marketing automation

Mautic 3 Released (And Other Important Changes)

A year ago, Acquia acquired Mautic. Mautic is an Open Source marketing automation and campaign management platform.

Some of you have been wondering: What has been going on since the acquisition? It's high time for an update!

Mautic 3 released

Mautic 3 was released last night. It is the first major release in four years, and a big milestone!

I'd like to extend a big thank you to everyone who contributed to Mautic 3. I'm also proud to say that Acquia was the largest contributor.

For me personally, it was nice to see some long-term Drupal developers contribute to Mautic 3. When Acquia acquired Mautic, I hoped to see cross-pollination between Drupal and Mautic.

A streamlined release model for Mautic 4

The Mautic 3 release was mostly an "under the hood" release. The focus was on upgrading and modernizing Mautic's underlying frameworks (e.g. Symfony and other dependencies).

We want Mautic 4 to offer some much-requested new features. In order to do so, Mautic is switching to a new innovation and release model. Instead of having to wait almost four years for a major release with new features, there will be four Mautic releases with new features each year.

The Drupal community went through a similar transformation five years ago. The Drupal community now brings more value to its users in less time. Because of the faster innovation cycle, Drupal also has more active contributors than ever before.

A quarterly release cycle creates a healthy heartbeat for an Open Source project. You can expect Mautic to deliver improvements more frequently and predictably moving forward.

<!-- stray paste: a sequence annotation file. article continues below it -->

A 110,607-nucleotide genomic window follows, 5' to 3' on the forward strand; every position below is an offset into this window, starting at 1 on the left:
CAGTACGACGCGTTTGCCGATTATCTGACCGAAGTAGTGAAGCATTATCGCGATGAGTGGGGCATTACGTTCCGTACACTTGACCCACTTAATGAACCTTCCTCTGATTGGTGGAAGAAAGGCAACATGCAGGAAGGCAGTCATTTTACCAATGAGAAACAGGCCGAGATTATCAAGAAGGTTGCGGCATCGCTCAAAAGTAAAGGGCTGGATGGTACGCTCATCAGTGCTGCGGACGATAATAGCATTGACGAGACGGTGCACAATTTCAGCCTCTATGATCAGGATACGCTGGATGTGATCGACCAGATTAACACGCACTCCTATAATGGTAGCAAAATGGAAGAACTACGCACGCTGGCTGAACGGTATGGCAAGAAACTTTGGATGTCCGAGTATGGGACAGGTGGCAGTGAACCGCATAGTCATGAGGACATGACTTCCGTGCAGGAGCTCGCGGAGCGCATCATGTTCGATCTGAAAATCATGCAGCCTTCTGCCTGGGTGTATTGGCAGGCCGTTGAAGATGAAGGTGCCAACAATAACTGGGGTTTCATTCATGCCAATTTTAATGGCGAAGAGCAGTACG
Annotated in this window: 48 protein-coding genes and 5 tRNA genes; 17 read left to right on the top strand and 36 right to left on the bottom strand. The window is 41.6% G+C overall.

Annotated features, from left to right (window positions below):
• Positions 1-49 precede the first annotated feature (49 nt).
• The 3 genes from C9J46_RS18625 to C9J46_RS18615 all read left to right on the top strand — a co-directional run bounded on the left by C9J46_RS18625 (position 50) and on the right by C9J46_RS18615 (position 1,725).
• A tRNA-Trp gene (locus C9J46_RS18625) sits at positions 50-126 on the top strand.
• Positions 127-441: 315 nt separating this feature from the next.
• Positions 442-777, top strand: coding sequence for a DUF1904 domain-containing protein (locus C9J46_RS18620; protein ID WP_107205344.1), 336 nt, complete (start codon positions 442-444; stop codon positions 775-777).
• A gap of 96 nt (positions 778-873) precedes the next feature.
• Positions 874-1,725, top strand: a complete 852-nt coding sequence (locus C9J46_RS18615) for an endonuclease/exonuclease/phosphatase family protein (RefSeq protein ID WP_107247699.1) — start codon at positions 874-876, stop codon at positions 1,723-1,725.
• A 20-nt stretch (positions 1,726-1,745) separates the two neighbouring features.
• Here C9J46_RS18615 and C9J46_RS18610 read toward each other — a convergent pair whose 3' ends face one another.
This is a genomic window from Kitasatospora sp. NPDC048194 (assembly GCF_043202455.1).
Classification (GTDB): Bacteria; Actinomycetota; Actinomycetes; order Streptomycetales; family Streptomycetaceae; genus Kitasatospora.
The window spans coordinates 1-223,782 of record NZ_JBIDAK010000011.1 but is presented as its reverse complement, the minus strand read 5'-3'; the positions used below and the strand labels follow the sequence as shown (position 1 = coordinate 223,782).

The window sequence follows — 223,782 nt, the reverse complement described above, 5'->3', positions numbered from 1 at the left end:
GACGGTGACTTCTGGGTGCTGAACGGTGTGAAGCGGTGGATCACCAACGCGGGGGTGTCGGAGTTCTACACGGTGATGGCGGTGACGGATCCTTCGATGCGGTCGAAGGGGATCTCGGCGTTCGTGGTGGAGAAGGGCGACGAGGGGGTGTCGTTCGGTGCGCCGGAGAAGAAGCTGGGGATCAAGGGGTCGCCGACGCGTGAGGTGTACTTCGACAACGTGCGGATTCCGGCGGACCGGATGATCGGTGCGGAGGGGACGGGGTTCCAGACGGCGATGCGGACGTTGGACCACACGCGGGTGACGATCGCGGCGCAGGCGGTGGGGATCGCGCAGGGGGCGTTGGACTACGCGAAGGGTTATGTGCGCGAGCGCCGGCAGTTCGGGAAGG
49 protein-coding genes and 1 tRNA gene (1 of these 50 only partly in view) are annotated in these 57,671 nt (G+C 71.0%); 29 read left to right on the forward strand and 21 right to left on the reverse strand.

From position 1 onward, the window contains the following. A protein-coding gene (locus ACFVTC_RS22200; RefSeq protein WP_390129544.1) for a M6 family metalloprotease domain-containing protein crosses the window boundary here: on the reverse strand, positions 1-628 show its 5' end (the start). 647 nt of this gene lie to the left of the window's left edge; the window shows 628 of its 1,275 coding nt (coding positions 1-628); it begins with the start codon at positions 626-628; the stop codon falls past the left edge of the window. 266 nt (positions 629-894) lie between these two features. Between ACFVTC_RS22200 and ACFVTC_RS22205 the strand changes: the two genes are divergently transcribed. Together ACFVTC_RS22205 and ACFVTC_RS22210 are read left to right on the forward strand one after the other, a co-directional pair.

A streamlined governance model

As a young Open Source project, Mautic was lacking clearly defined roles and responsibilities. For example, it was unclear to many (including me) how the Open Source project and Mautic, Inc., the for-profit company, best collaborated.

With the acquisition by Acquia, the need for clear roles and responsibilities became even more called for.

One of the first things Acquia did post-acquisition was to develop a new governance model in collaboration with the Mautic community.

Mautic's new governance model defines different teams and working groups, how the community and Acquia collaborate, and more. With roles and responsibilities more clearly defined, we can go faster together.

A new project lead

I'm also excited to share that Ruth Cheesley is Mautic's new Project Lead.

Ruth has been involved with Mautic for a long time, and prior to Mautic, was on Joomla!'s Community Leadership Team. She is also a member of Drupal's Community Working Group. Ruth works at Acquia. As she is part of my team, I've been working closely with Ruth for the past 6+ months and could not be more excited about her involvement and new role.

Ruth has the full support of Acquia, Mautic's community leadership team, and DB Hurley, Mautic's founder and previous Project Lead. A big thank you to DB for his leadership and having guided Mautic thus far — getting an Open Source project off the ground and to this stage is no small feat.

Conclusions

With a new governance model, leadership structure, as well as a new release and innovation model for Mautic, we're set up well to accelerate and innovate for the long run.

Dries Buytaert, chairman and chief technology officer, Acquia

Dries Buytaert

Chairman, Chief Technology Officer Acquia, Inc.

Dries Buytaert is an open source developer and technology executive. He is the original creator and project lead for Drupal, an open source platform for building websites and digital experiences. Buytaert is also co-founder and chief technology officer of Acquia, a venture-backed technology company. Acquia provides an open cloud platform to many large organizations, which helps them build, deliver and optimize digital experiences. A Young Global Leader at the World Economic Forum, he holds a PhD in computer science and engineering from Ghent University and a Licentiate Computer Science (MsC) from the University of Antwerp. He was named CTO of the Year by the Massachusetts Technology Leadership Council, New England Entrepreneur of the Year by Ernst & Young, and a Young Innovator by MIT Technology Review. He blogs frequently on Drupalopen sourcestartupsbusiness, and the future at dri.es.